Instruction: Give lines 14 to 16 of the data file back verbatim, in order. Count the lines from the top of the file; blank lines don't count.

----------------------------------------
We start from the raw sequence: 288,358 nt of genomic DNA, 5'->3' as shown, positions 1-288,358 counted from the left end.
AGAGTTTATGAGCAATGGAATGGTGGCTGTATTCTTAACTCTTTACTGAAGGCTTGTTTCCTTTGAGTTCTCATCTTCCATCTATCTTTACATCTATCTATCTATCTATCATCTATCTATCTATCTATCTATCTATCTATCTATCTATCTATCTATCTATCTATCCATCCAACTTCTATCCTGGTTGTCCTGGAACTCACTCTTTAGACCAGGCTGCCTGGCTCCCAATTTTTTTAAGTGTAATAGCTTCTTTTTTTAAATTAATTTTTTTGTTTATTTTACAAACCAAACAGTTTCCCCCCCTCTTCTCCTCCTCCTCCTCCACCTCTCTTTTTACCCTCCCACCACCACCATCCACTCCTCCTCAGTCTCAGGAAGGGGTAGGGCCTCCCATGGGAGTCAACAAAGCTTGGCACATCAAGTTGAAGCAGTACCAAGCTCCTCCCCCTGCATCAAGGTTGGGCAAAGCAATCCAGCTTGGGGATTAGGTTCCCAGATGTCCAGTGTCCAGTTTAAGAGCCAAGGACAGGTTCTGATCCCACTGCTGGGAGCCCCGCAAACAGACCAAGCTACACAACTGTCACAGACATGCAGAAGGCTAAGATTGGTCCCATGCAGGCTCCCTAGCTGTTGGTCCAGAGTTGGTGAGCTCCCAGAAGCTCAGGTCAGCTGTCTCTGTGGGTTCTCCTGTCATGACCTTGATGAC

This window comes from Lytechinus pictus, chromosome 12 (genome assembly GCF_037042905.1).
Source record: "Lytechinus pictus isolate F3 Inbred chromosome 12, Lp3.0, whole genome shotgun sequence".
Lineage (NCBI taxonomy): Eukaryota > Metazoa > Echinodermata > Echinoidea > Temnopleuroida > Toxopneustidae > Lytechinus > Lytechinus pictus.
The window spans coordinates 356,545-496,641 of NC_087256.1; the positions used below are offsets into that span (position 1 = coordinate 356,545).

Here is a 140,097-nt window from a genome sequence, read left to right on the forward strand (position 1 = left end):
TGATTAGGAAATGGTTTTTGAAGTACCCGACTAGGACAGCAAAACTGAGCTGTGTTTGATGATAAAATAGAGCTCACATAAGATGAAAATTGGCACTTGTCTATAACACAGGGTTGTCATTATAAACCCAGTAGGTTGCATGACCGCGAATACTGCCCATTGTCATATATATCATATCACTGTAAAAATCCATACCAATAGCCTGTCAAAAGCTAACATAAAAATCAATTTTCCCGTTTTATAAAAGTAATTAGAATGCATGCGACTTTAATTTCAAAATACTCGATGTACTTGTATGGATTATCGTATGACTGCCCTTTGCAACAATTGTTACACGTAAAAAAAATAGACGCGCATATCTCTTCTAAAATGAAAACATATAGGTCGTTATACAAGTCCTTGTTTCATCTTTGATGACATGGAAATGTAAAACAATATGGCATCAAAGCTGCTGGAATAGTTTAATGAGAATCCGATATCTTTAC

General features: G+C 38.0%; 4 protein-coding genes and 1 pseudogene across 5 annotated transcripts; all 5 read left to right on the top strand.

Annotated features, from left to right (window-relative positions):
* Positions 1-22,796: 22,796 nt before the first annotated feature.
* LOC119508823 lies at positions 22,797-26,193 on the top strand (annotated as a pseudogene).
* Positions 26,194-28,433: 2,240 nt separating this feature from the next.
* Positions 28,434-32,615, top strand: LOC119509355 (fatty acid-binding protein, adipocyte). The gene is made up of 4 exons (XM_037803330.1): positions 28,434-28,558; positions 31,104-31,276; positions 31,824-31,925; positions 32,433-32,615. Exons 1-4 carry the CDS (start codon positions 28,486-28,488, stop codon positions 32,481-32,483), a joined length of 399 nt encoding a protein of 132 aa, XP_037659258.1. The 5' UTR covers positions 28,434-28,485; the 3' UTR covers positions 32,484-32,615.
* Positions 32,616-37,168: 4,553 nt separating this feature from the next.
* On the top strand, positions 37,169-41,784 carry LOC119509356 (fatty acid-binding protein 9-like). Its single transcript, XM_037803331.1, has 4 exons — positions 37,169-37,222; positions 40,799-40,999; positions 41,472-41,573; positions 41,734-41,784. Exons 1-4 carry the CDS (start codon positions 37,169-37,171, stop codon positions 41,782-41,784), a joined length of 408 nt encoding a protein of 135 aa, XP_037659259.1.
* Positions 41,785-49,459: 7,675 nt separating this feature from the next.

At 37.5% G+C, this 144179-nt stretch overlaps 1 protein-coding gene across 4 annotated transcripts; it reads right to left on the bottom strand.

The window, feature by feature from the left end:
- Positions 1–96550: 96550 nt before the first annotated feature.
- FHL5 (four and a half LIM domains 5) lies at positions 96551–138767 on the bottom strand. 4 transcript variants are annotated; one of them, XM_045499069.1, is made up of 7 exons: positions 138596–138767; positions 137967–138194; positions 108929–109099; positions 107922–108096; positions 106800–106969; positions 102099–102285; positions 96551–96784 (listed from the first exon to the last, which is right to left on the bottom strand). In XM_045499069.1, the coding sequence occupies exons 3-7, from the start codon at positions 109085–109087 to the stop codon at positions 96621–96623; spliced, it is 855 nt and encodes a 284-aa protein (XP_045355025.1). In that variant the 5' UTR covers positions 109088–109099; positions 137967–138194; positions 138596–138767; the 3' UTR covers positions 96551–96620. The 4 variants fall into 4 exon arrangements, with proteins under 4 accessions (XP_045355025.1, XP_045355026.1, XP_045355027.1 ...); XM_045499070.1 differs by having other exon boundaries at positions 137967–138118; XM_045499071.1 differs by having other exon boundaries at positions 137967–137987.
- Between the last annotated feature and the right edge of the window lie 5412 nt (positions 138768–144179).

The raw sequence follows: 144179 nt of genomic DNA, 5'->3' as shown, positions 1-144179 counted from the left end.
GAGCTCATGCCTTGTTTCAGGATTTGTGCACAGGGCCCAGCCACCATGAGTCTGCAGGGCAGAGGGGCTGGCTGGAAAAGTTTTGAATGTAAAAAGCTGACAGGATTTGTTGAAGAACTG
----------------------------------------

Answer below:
* Positions 28,434-32,615, top strand: LOC119509355 (fatty acid-binding protein, adipocyte). The gene is made up of 4 exons (XM_037803330.1): positions 28,434-28,558; positions 31,104-31,276; positions 31,824-31,925; positions 32,433-32,615. Exons 1-4 carry the CDS (start codon positions 28,486-28,488, stop codon positions 32,481-32,483), a joined length of 399 nt encoding a protein of 132 aa, XP_037659258.1. The 5' UTR covers positions 28,434-28,485; the 3' UTR covers positions 32,484-32,615.
* Positions 32,616-37,168: 4,553 nt separating this feature from the next.
* On the top strand, positions 37,169-41,784 carry LOC119509356 (fatty acid-binding protein 9-like). Its single transcript, XM_037803331.1, has 4 exons — positions 37,169-37,222; positions 40,799-40,999; positions 41,472-41,573; positions 41,734-41,784. Exons 1-4 carry the CDS (start codon positions 37,169-37,171, stop codon positions 41,782-41,784), a joined length of 408 nt encoding a protein of 135 aa, XP_037659259.1.